The Anthropomorphic Obelisks of Artsakh

The anthropomorphic obelisks of Artsakh are one of the important components of the pre-Christian culture of the region. They are rectangular-shaped, flat longitudinal slabs, which are given a human appearance through volumetric and sculptural design. The main axis of their composition is the human body, the other components are pictorially and semantically valued as a result of the connection with it. These slabs are divided into three parts by two horizontal grooves, emphasizing the three parts of the body: the head, which occupies a little less than 1/3 of the whole obelisk, the waist and the lower part (Figs. 1, 2). The obelisks are about 30-60 cm wide, 120-140 cm, sometimes up to 2 m high, about 20 cm thick. All known obelisks are made of limestone (Yeranyan 2020, 246-252).

These areas were not sufficiently studied during the Soviet years for well-known reasons (Petrosyan, 2010, 137-148; Petrosyan, 2020, 79-90). The existing studies in their turn are obviously politicized. This also applies to the anthropomorphic obelisks, which some Azeri researchers have presented as Albanian, trying to view their prevalence, especially in Artsakh, as the existence of an Albanian ethnocultural substratum (Khalilov, 1987, 22; Vaidov, Geishev, Guliev, 1974, 446-447). Therefore, the study of these monuments, the examination of the issues of their clear chronology and ethno-cultural affiliation is not only of scientific interest, but also gives an opportunity to reject the Azerbaijani falsifications.

The obelisks became known by separate examples in the 60s of the last century, but their technical, pictorial, semantic examination, their chronology and possible ethnic belonging problems remained unspecified, and often simply unsolved. As a result of the Artsakh liberation war, new opportunities were created for the study of the ancient history and culture of the region. The physical accessibility of the anthropomorphic obelisks was the essential reality and circumstance that enabled the possibility of their detailed description, measurement, photographing, as well as the study of the historical and cultural environment.

In recent years, sometimes, and more often after the Second Artsakh War, some Azeri researchers criticize not the approaches and ideas related to the study of the obelisks, but in general the fact of their study and excavations conducted in the environs of the latter. According to official information, they even applied to the Prosecutor’s Office of Azerbaijan to initiate a criminal case against archaeologists working in the area of ​​Nor Karmiravan village of Martakert region, among archaeologists who have worked in Artsakh for the last three decades[1].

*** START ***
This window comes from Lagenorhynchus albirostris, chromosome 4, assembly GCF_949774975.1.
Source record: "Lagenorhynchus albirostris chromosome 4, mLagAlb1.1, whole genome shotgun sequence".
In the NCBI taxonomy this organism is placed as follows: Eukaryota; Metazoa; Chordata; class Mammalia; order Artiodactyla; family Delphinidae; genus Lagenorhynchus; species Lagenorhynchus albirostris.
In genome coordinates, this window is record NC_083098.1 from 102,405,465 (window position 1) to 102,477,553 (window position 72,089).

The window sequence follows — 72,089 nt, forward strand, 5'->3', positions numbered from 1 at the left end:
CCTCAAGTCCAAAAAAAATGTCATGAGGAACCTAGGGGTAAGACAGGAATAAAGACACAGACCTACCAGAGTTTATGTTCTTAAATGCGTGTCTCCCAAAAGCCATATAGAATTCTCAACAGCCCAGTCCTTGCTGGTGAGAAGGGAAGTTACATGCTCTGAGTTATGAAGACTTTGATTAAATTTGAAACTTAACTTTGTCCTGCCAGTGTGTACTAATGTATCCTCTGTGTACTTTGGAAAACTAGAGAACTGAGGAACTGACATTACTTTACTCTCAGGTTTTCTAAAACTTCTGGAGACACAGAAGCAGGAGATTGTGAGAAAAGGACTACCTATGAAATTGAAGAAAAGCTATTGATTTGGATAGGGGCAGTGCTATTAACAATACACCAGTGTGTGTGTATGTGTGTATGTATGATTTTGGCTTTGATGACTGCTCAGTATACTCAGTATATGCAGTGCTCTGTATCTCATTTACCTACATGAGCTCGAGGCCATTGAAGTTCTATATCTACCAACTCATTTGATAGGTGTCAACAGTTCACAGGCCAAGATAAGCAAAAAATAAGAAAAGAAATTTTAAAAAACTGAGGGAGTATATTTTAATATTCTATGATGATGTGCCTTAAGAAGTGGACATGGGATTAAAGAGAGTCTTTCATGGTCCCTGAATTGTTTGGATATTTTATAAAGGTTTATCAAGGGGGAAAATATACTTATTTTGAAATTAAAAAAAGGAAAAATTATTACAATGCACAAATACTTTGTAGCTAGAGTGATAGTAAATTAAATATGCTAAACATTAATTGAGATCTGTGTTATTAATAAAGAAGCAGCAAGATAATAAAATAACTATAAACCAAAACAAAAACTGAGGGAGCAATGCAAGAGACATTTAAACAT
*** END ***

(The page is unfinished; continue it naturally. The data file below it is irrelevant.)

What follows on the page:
It should be noted that during the research and excavation of these obelisks in Artsakh, all the laws of Artsakh were respected, the excavations were carried out at the invitation of the local authorities, and the obtained results were developed keeping all the methodological principles. Such destructive behavior of Azerbaijani researchers suggests that the study of obelisks is not of scientific interest to them and that political inappropriate approaches are more important to them. Given the fact that most of the obelisks remained under the control of the Azerbaijani armed forces after the trilateral statement signed on November 10, their future fate is in a problematic situation.




  1. Petrosyan 2010 – Petrosyan H., Cultural ethnocide in Artsakh (mechanism of extortion of cultural heritage), state terrorism of Azerbaijan and the policy of ethnic cleansing against Nagorno Karabakh, Shushi, pp. 137-148 (in Arm.). Petrosyan 2020 – Ethnocide in Artsakh: The Mechanisms of Azerbaijan’s Usurpation of Indigenous Armenian Cultural Heritage, Cultural Heritage. Experiences & Perspectives in International Context, Proceedings of the ROCHEMP center international conference, 23rd- 24th of January 2020, Yerevan, pp. 79-90.
  2. Yeranyan 2020 – Yeranyan N. 2020, Main Results of the Study of Anthropomorphic Stelae in Artsakh, Archaeology of Armenia in regional context, Yerevan, 246-252.
  3. Ваидов P. Геюшев Р. Гулиев Н. Новые находки каменных баб в Азербайджане, АО 1973 года, Москва, Наука, 1974, с. 446-447.
  4. Халилов М. Каменные изваяния Азербайджана (IVв. до н. э. – VII в. н. э. .), Автореф. канд. исторических наук, Ереван, 1987, 22 с.